SpaceX has delayed its scheduled launch of 21 new Starlink satellites until early Tuesday (August 22) due to the effects of Hurricane Hillary in the Pacific Ocean. You’ll be able to watch it live next week online.
A Falcon 9 rocket carrying the Starlink spacecraft is scheduled to lift off from Vandenberg Space Force Base in California on Tuesday at 2:04 a.m. EDT (0604 GMT; 11:04 p.m. local time California on Aug. 21). The rocket launch was originally scheduled for early Thursday (August 17) and was already one day late. The impact of Hurricane Hillary on missile recovery operations led to a delay of another four days.
“Due to the impact of Hurricane Hillary on recovery operations in the Pacific, we are holding back from tonight’s Falcon 9 launch for Starlink,” SpaceX wrote on X (formerly Twitter) on Late Thursday. SpaceX is recovering the first stage of its Falcon 9 boosters by landing it on a drone ship in the Pacific Ocean about 8 minutes after launch.
Hurricane Hillary is currently a powerful Category 4 storm in the Pacific Ocean and was located about 400 miles (640 kilometers) south of Cabo San Lucas, Mexico, According to the National Hurricane Center. Tonight, it is expected to move toward the western coast of Baja Mexico and reach southern California Sunday night (August 20).
When SpaceX is able to launch the Starlink flight, you’ll be able to watch it live here at SpaceX.com, courtesy of SpaceX, or directly across the company. Coverage is expected to begin five minutes before launch.
Related: Starlink Satellite Train: How to See and Track It in the Night Sky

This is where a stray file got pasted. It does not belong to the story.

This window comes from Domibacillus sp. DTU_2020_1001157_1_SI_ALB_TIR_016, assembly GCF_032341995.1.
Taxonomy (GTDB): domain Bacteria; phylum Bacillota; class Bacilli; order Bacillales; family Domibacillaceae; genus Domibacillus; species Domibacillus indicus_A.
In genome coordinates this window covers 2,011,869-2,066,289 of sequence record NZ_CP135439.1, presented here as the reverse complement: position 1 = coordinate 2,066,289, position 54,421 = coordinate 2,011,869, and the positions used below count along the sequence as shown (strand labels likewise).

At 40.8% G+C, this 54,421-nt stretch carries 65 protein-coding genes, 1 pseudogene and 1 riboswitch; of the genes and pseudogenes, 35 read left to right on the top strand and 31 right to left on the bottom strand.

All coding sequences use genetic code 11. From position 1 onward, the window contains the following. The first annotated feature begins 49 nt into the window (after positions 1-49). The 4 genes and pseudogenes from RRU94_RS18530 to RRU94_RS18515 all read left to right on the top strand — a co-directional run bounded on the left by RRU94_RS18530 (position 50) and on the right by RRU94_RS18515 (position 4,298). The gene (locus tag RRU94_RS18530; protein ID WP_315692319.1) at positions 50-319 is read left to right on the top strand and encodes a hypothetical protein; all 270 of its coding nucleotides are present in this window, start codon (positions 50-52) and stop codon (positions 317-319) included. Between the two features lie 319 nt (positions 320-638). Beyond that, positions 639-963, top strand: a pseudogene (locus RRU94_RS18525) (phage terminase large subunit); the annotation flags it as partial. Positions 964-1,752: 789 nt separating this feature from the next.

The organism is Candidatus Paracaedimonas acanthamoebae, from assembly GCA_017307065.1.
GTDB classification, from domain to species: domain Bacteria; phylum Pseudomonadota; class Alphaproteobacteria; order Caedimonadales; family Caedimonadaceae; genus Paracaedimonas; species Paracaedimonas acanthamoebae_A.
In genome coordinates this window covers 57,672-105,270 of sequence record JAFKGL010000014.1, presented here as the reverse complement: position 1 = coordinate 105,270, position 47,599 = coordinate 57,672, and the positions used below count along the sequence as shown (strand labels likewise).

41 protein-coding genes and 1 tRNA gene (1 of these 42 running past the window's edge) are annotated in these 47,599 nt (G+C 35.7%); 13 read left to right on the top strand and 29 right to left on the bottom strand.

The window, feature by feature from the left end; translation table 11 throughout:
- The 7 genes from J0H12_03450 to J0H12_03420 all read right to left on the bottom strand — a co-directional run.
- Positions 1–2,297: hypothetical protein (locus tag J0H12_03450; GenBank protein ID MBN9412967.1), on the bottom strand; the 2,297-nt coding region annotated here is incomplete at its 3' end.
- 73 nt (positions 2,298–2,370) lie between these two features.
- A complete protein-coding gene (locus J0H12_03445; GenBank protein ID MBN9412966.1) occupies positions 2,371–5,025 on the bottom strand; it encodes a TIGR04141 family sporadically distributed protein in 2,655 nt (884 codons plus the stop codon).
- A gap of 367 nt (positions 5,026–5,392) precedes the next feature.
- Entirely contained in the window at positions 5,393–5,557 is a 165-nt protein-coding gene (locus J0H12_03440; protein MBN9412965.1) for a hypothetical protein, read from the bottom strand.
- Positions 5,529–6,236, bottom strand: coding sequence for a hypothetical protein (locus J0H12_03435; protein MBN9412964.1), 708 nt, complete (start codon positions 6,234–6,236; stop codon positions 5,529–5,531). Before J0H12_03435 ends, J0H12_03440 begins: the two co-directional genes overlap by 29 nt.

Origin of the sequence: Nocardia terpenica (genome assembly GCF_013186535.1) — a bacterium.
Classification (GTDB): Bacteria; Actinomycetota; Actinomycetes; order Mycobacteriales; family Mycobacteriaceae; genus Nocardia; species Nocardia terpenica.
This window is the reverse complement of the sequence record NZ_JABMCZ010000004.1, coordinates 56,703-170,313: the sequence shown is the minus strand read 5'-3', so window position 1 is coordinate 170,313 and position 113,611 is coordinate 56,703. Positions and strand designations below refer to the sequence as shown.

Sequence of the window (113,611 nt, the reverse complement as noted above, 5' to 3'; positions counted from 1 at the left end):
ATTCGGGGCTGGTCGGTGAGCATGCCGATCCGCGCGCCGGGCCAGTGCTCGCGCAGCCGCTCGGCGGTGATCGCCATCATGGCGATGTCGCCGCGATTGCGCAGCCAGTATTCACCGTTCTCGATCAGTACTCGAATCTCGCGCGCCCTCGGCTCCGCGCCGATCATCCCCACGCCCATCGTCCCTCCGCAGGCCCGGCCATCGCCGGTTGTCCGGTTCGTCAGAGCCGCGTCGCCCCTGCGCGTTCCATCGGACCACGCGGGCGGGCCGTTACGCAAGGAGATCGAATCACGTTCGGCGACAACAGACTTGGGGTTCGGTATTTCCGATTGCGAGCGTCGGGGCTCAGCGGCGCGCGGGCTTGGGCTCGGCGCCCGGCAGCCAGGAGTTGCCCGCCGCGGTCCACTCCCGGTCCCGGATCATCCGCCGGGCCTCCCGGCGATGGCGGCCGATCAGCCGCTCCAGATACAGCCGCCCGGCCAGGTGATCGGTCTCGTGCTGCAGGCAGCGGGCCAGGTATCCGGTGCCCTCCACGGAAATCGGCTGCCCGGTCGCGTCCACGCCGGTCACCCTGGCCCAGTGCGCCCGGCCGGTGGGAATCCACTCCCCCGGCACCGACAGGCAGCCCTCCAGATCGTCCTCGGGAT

The Falcon 9 first stage will return to Earth on Tuesday morning, if all goes according to plan: It’s scheduled to land on SpaceX’s Unmanned Ship of Course I Still Love You about 8.5 minutes after liftoff.
This will be the 15th launch and landing of this booster, according to A SpaceX mission description. That’s less than the company’s reuse record, which is held by two different Falcon 9 stages.
The mission was originally supposed to take place on Thursday (August 17), when it would have been the second station of Starlink’s doubleheader: The company launched 22 broadband satellites from the Cape Canaveral Space Force station in Florida late Wednesday night (28 August). 16).
But SpaceX ended up delaying Thursday’s planned launch by 24 hours. Then the company postponed it to a date no later than Tuesday due to The expected effects of Hurricane Hillary in missile recovery operations.
SpaceX has launched nearly 5,000 Starlink satellites into low Earth orbit (LEO) so far — a huge number to be sure, but potentially just the beginning.
Elon Musk’s company already has permission to deploy 12,000 Starlink satellites into low-Earth orbit, and has applied to an international regulator for approval to fly another 30,000 spacecraft on top of that.
Editor’s note: This story was updated at 11:00 PM EST on August 17th with news of the new target launch date of August 22nd.
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